Schexnaydre is convinced that the videos play a role in his students’ improved perception of their school and a drop in discipline referrals. It’s also helped with buy-in for the school’s focus on mindfulness.

Reinforcing the message by visiting classrooms

While he keeps the videos light, Schexnaydre finds ways to introduce deeper topics. If there’s a serious issue at school, Schexnaydre follows up a brief video mention with class visits and in-person conversations off-camera.

A few years ago, the school had an issue with roughhousing.Schexnaydre said he first mentioned the issue humorously on video, interspersing a clip of the singer Bruno Mars repeating the word “no” to a series of questions, such aswhether it’s OK to ever put one’s hands on another person.

But Schexnaydre later visited classrooms to underscore the gravity of the problem and the consequences.

“I met with classes individually and reviewed violence prevention policies, reviewed the resources in place for them if they do have a conflict with someone on campus, reviewed what the actual consequences are,” Schexnaydre said. “I brought awareness to it in the video, and let them know that was coming, it’s something I was seeing ... But then I did go meet with groups, individually, to let them know, ‘Hey, you all, I know I talked about this on the video this week, but this is important, here is what you need to know, and you need to hear it from me.’”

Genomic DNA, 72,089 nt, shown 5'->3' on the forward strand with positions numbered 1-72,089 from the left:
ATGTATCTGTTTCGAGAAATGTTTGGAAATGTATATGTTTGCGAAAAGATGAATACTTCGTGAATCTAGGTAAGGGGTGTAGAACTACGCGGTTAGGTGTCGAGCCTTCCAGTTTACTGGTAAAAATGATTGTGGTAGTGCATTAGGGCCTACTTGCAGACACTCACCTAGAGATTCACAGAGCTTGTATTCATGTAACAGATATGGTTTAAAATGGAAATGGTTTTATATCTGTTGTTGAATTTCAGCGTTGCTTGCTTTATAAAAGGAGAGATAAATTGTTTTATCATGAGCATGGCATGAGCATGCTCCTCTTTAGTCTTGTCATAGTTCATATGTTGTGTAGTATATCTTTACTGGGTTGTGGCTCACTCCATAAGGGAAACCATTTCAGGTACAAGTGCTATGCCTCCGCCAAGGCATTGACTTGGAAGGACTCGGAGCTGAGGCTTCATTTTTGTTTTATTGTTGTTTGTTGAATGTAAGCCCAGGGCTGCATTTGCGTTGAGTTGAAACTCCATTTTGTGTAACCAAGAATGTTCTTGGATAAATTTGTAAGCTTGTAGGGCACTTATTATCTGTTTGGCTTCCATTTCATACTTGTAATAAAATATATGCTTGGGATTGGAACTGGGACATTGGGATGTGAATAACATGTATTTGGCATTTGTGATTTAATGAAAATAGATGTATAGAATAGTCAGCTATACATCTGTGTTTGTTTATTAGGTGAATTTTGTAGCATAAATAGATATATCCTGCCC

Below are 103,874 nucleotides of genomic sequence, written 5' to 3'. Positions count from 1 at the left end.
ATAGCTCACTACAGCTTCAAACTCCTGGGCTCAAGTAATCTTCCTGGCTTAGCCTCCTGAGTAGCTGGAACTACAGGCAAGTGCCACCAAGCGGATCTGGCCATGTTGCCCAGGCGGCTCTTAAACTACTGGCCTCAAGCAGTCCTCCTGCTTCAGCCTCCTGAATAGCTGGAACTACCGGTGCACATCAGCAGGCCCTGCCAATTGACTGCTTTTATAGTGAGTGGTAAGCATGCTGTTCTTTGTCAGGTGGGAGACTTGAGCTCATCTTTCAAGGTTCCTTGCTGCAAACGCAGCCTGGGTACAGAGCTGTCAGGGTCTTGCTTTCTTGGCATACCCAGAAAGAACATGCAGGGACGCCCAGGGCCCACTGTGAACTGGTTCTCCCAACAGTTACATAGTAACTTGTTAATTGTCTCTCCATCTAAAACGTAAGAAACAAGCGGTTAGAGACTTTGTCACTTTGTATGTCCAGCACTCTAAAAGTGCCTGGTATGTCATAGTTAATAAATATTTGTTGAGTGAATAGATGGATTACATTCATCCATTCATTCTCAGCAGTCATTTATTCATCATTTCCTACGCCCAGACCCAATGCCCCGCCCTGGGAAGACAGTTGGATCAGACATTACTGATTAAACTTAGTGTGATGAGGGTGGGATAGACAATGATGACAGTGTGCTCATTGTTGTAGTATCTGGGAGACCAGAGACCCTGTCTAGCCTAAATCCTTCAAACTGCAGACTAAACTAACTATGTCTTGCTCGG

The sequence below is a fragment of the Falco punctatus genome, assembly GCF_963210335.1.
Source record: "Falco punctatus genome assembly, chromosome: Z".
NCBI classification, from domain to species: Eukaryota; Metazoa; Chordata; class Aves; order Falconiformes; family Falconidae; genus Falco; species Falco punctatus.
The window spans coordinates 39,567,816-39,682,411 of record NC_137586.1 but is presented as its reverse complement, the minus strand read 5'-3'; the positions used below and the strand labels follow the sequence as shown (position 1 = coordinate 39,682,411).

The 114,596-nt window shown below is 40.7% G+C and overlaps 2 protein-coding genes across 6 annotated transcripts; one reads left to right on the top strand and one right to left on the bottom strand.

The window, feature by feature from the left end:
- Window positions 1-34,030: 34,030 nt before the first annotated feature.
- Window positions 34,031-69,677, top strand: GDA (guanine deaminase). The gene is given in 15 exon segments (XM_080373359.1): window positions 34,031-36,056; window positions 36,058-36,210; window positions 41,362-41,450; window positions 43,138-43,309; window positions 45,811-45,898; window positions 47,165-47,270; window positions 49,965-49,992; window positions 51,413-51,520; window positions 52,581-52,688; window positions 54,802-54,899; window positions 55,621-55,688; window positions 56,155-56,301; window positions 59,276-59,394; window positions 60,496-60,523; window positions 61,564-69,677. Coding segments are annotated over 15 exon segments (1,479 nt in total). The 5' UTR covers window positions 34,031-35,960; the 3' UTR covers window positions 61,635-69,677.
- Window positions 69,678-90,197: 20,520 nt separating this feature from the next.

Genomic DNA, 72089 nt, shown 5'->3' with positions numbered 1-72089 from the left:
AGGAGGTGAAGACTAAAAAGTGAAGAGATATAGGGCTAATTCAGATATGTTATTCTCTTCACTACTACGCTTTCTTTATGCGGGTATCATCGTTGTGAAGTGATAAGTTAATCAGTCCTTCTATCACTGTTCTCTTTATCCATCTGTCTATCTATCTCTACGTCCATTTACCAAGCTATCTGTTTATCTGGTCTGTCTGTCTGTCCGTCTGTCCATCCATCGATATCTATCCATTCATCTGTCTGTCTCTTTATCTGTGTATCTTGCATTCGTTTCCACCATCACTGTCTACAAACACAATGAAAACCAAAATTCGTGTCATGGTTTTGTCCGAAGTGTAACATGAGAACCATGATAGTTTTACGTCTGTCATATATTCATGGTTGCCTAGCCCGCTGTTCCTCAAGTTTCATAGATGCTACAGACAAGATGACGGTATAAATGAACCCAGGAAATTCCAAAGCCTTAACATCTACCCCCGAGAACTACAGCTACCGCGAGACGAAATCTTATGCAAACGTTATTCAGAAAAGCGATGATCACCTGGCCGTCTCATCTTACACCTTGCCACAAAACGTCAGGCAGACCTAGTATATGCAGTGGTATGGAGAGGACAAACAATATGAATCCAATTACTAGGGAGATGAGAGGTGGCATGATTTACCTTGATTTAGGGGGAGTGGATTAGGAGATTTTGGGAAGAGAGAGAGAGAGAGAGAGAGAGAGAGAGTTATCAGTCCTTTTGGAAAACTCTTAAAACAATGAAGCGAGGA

The videos aren’t a substitute for doing the hard work of collaborating with teachers and students to nurture positive relationships and school climate. But they can help reinforce those efforts, he said.

At least one episode started with a mindful minute and breathing exercises, which students practice at the start of all periods. Each video includes a reference to the school’s values and ends with the tag line, “Better Than Yesterday,” which Schexnaydre has engraved on a wristband and regularly references.

“I like to think of the videos sometimes as the icing on the cake,” Schexnaydre said. “We have done the right things as far as the things that matter. We focus on equity, we focus on wellness, we listen to our students, we’re student-centered—all of those things take really hard work. But what we’ve been able to do with the YouTube videos is kind of put that sweet layer on top of it, and everybody knows about these things.”

The videos are another entry point to connect with the school’s 750 students and their families.